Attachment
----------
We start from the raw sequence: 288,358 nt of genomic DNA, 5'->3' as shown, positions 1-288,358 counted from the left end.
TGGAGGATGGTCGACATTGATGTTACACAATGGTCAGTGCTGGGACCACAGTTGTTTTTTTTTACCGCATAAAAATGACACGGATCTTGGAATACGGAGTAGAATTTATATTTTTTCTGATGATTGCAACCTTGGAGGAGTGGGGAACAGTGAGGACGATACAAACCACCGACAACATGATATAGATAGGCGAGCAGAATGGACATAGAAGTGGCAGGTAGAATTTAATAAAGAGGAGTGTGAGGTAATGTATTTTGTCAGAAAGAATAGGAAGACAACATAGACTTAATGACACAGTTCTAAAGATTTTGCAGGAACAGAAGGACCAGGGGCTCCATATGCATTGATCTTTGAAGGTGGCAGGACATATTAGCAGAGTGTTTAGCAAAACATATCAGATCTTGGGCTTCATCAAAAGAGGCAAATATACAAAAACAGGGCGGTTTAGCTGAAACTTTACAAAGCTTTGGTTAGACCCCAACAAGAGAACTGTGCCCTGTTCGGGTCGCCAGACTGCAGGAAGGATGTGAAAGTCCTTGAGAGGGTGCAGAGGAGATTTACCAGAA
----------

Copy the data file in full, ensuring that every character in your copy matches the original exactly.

We start from the raw sequence: 288,358 nt of genomic DNA, 5'->3' as shown, positions 1-288,358 counted from the left end.
TGGAGGATGGTCGACATTGATGTTACACAATGGTCAGTGCTGGGACCACAGTTGTTTTTTTTTACCGCATAAAAATGACACGGATCTTGGAATACGGAGTAGAATTTATATTTTTTCTGATGATTGCAACCTTGGAGGAGTGGGGAACAGTGAGGACGATACAAACCACCGACAACATGATATAGATAGGCGAGCAGAATGGACATAGAAGTGGCAGGTAGAATTTAATAAAGAGGAGTGTGAGGTAATGTATTTTGTCAGAAAGAATAGGAAGACAACATAGACTTAATGACACAGTTCTAAAGATTTTGCAGGAACAGAAGGACCAGGGGCTCCATATGCATTGATCTTTGAAGGTGGCAGGACATATTAGCAGAGTGTTTAGCAAAACATATCAGATCTTGGGCTTCATCAAAAGAGGCAAATATACAAAAACAGGGCGGTTTAGCTGAAACTTTACAAAGCTTTGGTTAGACCCCAACAAGAGAACTGTGCCCTGTTCGGGTCGCCAGACTGCAGGAAGGATGTGAAAGTCCTTGAGAGGGTGCAGAGGAGATTTACCAGAA